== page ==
What things would you recommend to people who are wanting to reduce their stress levels?
Here are some real sweet things you can do in the everyday.
We have all heard of having a ‘stress ball’ and we’ve all heard of mindfulness, but having a token or something to reduce feelings of stress is a proven way to give us a sense of relief. Whether it is a coin in your pocket, a ring on your finger or something that gives you a positive memory… Focus on that for a few moments.
Ask yourself – how does it feel between your fingers, is it smooth? Round? Makes you think of a memory or a feeling?
This is sensory self-soothing at its best.
If you’re struggling to sleep, I recommend doing a ‘body scan’ technique. The build up of stress can feel tense physically. We sometimes hold ourselves differently, particularly feeling tension in our neck and shoulders.
To release stress in your body, tense parts of the body for 5 seconds then release them. Start with your toes and work your way up through the body. Breathe in, tense up for 3-5 seconds then release while slowly breathing out. You can do this laying or sitting down. It’s great just before bed.
Another useful thing to do is to list your immediate deadlines or decisions you would like to make. Try rank your priorities by numbering each one. This will help you understand where to focus your mind first. Explore how you can complete your highest priority and plan backwards from your deadline. Focus on what you can do right now, not what you can’t.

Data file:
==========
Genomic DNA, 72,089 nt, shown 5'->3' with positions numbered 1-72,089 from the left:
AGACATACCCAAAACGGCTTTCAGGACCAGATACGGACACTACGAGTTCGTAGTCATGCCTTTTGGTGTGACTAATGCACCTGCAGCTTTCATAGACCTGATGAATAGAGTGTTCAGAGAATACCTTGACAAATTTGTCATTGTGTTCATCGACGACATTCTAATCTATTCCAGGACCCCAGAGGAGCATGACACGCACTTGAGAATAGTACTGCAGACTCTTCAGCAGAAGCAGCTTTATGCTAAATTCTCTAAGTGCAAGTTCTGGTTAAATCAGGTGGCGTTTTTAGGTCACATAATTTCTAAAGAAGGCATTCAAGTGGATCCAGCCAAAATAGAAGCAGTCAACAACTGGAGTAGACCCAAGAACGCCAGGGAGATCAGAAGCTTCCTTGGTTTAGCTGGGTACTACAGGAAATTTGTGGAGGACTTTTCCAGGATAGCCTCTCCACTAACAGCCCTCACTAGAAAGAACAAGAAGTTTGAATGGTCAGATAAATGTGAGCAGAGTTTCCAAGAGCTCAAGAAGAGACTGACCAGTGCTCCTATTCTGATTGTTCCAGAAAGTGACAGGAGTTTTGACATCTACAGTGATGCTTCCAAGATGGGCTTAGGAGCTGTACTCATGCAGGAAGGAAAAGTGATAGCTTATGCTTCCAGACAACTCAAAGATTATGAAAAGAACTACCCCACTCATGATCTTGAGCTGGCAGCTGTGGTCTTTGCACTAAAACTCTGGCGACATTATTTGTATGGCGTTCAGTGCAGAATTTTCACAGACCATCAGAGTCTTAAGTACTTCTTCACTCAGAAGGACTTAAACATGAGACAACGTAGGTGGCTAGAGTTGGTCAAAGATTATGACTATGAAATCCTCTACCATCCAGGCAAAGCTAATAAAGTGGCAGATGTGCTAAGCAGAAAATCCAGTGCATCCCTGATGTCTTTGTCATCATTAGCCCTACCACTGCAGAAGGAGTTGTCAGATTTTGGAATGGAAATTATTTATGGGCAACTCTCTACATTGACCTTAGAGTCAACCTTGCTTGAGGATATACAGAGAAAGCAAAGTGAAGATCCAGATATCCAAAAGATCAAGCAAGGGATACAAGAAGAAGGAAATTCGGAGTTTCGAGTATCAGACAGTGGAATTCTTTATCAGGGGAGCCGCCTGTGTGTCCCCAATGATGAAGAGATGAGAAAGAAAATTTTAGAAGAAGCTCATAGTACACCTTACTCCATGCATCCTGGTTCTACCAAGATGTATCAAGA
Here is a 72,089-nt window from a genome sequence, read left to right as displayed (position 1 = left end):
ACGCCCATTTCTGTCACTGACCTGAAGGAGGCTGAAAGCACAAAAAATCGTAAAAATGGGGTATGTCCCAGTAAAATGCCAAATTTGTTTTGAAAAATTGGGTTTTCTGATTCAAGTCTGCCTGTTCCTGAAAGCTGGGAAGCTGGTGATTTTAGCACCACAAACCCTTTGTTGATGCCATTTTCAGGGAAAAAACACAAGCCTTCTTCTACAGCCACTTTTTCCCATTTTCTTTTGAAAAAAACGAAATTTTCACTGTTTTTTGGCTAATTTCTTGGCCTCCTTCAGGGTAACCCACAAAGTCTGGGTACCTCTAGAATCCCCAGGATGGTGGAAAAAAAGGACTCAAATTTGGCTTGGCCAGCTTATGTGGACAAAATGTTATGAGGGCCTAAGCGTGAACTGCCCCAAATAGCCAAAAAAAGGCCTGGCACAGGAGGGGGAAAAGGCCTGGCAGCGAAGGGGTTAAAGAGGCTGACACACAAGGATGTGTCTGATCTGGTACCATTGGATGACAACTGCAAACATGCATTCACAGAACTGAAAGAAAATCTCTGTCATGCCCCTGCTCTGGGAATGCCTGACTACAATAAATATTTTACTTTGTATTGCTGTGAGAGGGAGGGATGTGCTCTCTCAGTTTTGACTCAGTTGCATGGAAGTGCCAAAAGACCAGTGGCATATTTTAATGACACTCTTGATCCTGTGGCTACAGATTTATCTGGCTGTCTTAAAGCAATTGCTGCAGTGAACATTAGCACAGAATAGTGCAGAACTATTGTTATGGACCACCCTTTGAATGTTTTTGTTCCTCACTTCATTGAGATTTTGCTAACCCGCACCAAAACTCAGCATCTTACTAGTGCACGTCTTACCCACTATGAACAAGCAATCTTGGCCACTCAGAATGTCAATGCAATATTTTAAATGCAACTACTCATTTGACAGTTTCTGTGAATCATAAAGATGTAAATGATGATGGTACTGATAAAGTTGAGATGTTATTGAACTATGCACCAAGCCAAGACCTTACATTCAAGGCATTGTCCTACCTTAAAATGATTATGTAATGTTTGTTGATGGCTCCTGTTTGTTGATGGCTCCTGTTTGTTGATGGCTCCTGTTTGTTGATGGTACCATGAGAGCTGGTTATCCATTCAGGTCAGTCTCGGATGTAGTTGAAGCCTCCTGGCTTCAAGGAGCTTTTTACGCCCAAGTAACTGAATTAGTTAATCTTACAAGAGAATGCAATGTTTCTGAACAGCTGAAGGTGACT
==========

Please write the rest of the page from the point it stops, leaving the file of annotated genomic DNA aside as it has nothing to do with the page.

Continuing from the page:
Those tips are great – you clearly are great at what you do! Your role involves taking on other people’s problems, listening and helping them. How do you make sure that you take care of yourself when your role demands so much of you?
I absolutely love how diverse my work is, but I do realise that it takes a lot of energy. After a workshop or live show, I pre-empt that I will need a day to simmer down. The adrenalin keeps going long after the event, so it’s all about planning in some mental care. Whether that’s a shorter day, a walk or run to shake things off or my favourite – a long morning in bed.
Your hard work has recently been recognised through being named as one of the Top 100 Women in Social Enterprise. How did achieving this feel?
The experience has been surreal. It is so wonderful to be recognised for my work but it’s also a pure case of imposter syndrome. When I received the email inviting me down to the event in London, I thought it was spam! I hadn’t really opened it until I saw my name pop up online.
You deserve all of the success you get – the work you do is incredible! If you could sum up your outlook on life in one statement, what would it be?
My favourite quote of all time is from Patti Smith and it has stayed with me for years – “never let go of that fiery sadness called desire”.
Life itself is life. The desire to breathe and live, experience everything. Even the darker days. We are so complex, our lives are not linear and always positive- but that’s what makes life worth living. As much as we try to steer clear of it, don’t let go of that fiery sadness. Never let go – hold life tight.